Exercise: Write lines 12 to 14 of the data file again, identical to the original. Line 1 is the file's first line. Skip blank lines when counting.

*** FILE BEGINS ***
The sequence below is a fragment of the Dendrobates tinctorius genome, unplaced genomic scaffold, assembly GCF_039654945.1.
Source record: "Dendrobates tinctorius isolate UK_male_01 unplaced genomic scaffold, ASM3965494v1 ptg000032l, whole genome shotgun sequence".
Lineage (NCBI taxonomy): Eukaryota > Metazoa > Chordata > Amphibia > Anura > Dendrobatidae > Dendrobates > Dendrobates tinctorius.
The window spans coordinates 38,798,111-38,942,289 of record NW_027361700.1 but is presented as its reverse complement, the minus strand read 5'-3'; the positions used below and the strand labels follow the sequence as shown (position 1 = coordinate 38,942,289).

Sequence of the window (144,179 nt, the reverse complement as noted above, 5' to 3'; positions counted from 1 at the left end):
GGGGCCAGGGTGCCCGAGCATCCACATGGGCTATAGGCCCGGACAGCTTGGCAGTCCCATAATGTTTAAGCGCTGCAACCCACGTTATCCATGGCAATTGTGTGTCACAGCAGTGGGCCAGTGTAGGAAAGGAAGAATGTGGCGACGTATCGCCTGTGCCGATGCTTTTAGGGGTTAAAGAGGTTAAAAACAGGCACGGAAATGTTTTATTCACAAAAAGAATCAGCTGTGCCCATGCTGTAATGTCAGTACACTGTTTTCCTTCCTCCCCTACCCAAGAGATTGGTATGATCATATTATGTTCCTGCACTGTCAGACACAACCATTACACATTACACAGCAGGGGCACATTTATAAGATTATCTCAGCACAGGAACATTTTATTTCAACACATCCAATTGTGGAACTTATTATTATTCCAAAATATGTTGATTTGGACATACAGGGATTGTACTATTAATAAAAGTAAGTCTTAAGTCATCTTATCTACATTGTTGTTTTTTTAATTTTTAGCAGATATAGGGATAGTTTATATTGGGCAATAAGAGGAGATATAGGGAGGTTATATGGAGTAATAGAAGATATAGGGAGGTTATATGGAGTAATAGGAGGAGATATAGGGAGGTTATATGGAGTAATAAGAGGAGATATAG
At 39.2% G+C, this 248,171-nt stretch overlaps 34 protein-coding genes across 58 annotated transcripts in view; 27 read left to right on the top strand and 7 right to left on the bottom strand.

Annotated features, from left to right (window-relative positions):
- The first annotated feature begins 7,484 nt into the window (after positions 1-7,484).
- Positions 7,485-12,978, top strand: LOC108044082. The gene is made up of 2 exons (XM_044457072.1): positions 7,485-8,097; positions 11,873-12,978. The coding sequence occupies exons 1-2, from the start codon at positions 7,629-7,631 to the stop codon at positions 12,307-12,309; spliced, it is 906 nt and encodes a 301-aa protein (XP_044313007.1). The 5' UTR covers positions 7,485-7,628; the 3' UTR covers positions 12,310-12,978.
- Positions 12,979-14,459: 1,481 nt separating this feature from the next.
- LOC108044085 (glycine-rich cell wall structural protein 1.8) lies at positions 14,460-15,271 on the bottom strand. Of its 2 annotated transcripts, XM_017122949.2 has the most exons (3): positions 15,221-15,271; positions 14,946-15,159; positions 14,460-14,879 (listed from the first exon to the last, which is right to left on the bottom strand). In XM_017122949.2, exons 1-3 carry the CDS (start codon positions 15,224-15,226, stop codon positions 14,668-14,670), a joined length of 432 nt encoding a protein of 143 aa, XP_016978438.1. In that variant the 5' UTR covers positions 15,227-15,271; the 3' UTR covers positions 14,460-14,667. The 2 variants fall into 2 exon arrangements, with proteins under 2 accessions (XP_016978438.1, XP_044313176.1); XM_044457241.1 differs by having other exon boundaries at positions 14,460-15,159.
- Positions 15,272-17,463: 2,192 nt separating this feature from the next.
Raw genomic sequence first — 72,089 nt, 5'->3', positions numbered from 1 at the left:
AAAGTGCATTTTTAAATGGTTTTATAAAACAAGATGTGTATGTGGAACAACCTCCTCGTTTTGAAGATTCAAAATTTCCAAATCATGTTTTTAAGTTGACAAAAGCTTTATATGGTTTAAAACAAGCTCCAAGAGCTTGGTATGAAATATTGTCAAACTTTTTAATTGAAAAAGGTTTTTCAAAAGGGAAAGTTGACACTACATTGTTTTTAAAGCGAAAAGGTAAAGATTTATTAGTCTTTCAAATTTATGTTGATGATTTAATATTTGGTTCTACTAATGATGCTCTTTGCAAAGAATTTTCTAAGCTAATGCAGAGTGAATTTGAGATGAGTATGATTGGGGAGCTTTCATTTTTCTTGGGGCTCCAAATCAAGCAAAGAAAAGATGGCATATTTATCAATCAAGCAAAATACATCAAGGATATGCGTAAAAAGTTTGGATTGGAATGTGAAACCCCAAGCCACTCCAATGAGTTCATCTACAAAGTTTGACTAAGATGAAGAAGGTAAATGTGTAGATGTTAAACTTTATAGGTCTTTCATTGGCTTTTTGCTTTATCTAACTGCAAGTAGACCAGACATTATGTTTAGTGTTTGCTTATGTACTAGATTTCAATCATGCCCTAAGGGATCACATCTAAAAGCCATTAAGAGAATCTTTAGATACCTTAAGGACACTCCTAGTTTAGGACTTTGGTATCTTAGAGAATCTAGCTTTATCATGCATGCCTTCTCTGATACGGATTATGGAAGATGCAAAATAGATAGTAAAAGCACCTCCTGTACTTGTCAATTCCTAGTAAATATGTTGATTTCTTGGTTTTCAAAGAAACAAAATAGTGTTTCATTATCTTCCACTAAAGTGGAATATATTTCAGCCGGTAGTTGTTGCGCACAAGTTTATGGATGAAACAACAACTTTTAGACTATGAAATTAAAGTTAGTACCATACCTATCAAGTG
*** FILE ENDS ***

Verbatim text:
- LOC108044085 (glycine-rich cell wall structural protein 1.8) lies at positions 14,460-15,271 on the bottom strand. Of its 2 annotated transcripts, XM_017122949.2 has the most exons (3): positions 15,221-15,271; positions 14,946-15,159; positions 14,460-14,879 (listed from the first exon to the last, which is right to left on the bottom strand). In XM_017122949.2, exons 1-3 carry the CDS (start codon positions 15,224-15,226, stop codon positions 14,668-14,670), a joined length of 432 nt encoding a protein of 143 aa, XP_016978438.1. In that variant the 5' UTR covers positions 15,227-15,271; the 3' UTR covers positions 14,460-14,667. The 2 variants fall into 2 exon arrangements, with proteins under 2 accessions (XP_016978438.1, XP_044313176.1); XM_044457241.1 differs by having other exon boundaries at positions 14,460-15,159.
- Positions 15,272-17,463: 2,192 nt separating this feature from the next.
Raw genomic sequence first — 72,089 nt, 5'->3', positions numbered from 1 at the left: